When Longshanks ordered his muster at Whitsun in 1303?his near annual harassment of the Scots?instead of assaulting Stirling Castle, as everyone expected him to do, he ignored that fortress on the rock. Edward turned his eye on Brechin. At Brechin, you very likely see the first use of the explosive combination of ingredients that would in the future become labeled gunpowder. There is a bill in Edward’s accounting?bless the man he kept meticulous records. A large quantity of sulphur was purchased and fetched to Brechin, according to accounting records: ‘sulphur to be used for burning the castle’. Sulphur burns. When added to a fire this would make for a dangerous situation . Poor people, it also stinks like rotten eggs!

Sulphur is one of the three key ingredients in the making of gunpowder. The other two: charcoal and saltpeter. Well, Longshanks used the sulphur to burn Castle Brechin ?how did you burn something? With wood. What happens to wood when it’s burned? Charcoal. Suddenly, Longshanks now has two of the three ingredients for a big explosion. He only lacked Saltpetre.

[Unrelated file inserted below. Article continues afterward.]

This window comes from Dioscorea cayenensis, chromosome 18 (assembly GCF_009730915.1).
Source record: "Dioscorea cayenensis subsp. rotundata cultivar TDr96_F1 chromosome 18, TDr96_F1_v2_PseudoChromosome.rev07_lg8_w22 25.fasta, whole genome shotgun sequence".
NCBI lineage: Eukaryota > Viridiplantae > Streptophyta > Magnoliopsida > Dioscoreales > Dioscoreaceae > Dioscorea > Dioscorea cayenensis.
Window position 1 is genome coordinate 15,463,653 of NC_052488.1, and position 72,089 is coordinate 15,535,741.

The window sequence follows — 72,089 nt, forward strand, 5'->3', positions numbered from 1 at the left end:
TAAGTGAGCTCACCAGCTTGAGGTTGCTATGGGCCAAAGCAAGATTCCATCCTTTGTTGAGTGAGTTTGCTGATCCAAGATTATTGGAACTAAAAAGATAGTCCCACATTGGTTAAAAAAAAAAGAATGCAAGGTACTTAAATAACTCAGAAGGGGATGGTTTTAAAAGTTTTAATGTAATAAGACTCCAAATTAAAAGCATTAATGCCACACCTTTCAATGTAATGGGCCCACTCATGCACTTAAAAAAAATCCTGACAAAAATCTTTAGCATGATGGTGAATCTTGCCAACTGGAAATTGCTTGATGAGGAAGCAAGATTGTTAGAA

Saltpetre is not a rare element. It’s a naturally occurring agent when vegetable matter and animal and human waste get into a mix with dirt and water. Then saltpetre forms all by itself. It’s a white powdery substance. So how did this material get into a place where Longshanks’ sulphur and charcoal were? Very easily! During the Middle Ages, it was uncommon to sweep floors daily. In castle life, they laid down rushes?reeds, cut and dried for this purpose. Mud (dirt) was tracked in, then rushes would be laid. Then more dirt was tracked in. The dogs lived in the castle so animal waste would be about, likely human waste as well! Food scraps were tossed to the dogs, bones and such fall to the floor. And yet, more reeds were laid! This process went on all winter long. Come spring, they would ‘shovel’ the mess out. Reeds = vegetable matter + human/animal waste + dirt, toss this on some dung heap, add the very wet Scottish rainfall and you have the recipe for Saltpetre! So when Longshanks used sulphur to burn Castle Brechin, he burned sulphur, wood changing to charcoal, and both came in contact with the third in gradient of the deadly mix: Saltpetre. BOOM!